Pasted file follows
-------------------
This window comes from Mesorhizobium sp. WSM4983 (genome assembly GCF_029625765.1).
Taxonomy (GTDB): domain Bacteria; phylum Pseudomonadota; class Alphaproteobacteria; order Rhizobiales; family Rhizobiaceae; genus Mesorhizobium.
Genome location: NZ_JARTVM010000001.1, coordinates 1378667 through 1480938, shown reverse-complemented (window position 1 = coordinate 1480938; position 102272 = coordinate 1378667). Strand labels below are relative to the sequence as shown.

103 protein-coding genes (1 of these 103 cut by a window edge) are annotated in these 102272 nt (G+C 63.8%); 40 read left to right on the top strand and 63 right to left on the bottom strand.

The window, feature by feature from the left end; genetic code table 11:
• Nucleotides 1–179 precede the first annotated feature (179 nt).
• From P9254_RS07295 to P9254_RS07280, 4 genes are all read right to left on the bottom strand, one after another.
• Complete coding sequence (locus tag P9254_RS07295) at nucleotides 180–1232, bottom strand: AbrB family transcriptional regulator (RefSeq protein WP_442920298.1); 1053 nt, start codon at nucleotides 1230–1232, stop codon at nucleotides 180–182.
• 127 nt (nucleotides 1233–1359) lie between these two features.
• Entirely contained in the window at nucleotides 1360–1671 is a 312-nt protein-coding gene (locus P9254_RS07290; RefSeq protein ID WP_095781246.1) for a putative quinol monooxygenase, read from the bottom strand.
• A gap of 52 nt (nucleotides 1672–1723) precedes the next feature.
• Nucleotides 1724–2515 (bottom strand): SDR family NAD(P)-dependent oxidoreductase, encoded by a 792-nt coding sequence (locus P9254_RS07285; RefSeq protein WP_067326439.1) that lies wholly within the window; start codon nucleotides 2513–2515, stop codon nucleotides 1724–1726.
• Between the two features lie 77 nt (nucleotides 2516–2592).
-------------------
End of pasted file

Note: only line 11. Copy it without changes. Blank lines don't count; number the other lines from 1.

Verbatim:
• A gap of 52 nt (nucleotides 1672–1723) precedes the next feature.